Let’s first understand what trauma creates in your body.
When affected by a traumatic event, the human body will create a series of defense mechanism to protect itself. It is important to note that the degree by which you are suffering will be different than what someone else might experience, as you are both unique and complex individuals.
Trauma is affecting the explicit and implicit memory in such a way that your brain is not able to assimilate the traumatic event as a memory, and instead perceives a threat in the present moment. You may be prey to some triggers, or stimuli, that will manifest often without context, and set off some part, or full, memory of the traumatic experience.
Your brain is sending signals to defend itself and it will feel as if the danger is happening right here and now. In my earlier post on EMDR and Trauma, I detail slightly more on what is happening in the brain during the traumatic event and I give more insights of my personal experience as a trauma survivor.
Let’s now clarify what mindfulness is.
If you have been reading my blog for some time, my interest in the work of Thich Nhat Hanh will be no surprise to you. I read many of his books, like Being Peace, True Love, The Art of Mindful Living, Savor, Teachings on Love, and Happiness, because they address mindfulness in every aspect of life.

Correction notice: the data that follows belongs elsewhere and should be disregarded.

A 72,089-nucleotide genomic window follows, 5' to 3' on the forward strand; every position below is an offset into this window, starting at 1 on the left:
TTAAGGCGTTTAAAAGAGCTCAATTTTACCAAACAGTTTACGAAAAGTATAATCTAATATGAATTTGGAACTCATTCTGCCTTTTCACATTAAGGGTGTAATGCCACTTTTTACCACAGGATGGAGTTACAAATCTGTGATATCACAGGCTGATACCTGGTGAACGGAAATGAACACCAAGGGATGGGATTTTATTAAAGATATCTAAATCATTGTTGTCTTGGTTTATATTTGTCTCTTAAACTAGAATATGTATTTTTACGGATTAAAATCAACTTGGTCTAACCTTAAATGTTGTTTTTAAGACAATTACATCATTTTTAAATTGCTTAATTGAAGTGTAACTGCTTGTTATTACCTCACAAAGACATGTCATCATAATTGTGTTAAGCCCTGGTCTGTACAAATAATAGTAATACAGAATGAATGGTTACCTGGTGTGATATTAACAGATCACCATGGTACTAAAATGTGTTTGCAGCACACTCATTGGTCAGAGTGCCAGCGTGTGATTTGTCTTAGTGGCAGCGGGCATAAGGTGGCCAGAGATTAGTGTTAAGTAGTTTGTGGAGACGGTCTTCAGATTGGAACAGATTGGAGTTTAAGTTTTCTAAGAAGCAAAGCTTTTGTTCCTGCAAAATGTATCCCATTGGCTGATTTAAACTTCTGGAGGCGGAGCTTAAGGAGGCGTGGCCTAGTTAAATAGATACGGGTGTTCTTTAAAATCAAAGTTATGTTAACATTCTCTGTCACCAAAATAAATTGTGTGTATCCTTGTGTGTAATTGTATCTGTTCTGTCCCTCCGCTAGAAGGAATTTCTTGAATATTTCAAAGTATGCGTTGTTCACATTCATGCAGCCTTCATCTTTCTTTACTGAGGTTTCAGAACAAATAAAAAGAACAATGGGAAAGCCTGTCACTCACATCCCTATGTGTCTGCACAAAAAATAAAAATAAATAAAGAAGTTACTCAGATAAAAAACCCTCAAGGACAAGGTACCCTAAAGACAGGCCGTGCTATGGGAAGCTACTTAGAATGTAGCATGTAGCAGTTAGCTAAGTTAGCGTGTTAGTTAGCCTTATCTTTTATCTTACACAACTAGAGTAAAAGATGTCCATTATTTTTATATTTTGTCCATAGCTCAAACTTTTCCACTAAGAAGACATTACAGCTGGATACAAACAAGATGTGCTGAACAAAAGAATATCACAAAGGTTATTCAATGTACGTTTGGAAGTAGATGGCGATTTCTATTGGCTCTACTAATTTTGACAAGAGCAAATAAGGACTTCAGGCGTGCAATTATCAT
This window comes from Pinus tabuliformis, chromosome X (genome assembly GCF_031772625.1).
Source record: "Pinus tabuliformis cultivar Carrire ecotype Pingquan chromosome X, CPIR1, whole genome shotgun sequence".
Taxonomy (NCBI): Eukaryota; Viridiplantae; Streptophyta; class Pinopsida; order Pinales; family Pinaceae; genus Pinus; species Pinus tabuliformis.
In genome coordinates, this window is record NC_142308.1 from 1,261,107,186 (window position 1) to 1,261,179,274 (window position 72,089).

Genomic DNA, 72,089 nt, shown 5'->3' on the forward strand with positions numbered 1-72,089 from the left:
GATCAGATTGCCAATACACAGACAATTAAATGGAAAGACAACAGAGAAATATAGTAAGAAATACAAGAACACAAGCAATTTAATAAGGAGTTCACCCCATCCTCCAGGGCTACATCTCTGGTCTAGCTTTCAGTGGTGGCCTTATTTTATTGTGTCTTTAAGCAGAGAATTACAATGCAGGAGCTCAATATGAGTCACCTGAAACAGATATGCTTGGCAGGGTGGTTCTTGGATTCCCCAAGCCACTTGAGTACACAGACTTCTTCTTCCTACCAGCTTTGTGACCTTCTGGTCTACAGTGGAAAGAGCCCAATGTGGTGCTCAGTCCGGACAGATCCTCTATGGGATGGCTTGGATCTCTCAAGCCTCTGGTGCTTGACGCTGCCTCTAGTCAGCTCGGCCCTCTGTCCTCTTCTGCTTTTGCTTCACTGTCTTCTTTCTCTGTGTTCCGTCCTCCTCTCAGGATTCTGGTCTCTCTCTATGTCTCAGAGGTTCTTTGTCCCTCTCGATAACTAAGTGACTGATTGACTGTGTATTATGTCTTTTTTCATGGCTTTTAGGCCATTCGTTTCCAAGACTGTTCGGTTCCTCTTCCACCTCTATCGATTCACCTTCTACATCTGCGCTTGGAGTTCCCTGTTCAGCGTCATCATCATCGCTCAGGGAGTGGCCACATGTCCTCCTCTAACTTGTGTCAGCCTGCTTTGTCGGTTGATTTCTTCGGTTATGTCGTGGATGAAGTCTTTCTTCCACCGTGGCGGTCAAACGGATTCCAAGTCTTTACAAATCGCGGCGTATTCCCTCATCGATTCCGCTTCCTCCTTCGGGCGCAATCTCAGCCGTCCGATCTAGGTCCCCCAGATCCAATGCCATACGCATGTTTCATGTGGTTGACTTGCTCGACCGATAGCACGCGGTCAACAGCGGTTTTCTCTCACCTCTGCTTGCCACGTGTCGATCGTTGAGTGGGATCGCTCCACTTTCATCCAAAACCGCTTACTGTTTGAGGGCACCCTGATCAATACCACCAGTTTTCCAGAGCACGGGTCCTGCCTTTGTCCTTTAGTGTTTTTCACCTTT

Mindfulness is defined as “a mental state achieved by focusing one’s awareness on the present moment, while calmly acknowledging and accepting one’s feelings, thoughts, and bodily sensations”
The fact of training your mind to be aware and focused in the present moment will help you deal with many symptoms of trauma like flashbacks, intrusive thoughts, overwhelming emotions, dissociation, etc.
So how does it work in these challenging moments and how can you apply it?
It is obviously not easy to take a step back while having a panic attack, and therefore bringing mindfulness in your every day is the best way to start: you are creating new habits.
For instance, allowing a few minutes to meditate, regularly doing a body scan in your mind eyes, or noticing your breathing for a few minutes at a time are simple actions that can be integrated in your daily routine.
These basic steps are meant to make you focus on the present moment. So the next time you are experiencing a stressful trigger, acute anxiety, or a panic attack, you may be able to recognize it for what it is. And then, your trained mind will be able to take a step back on the situation for you to become aware of the here and now.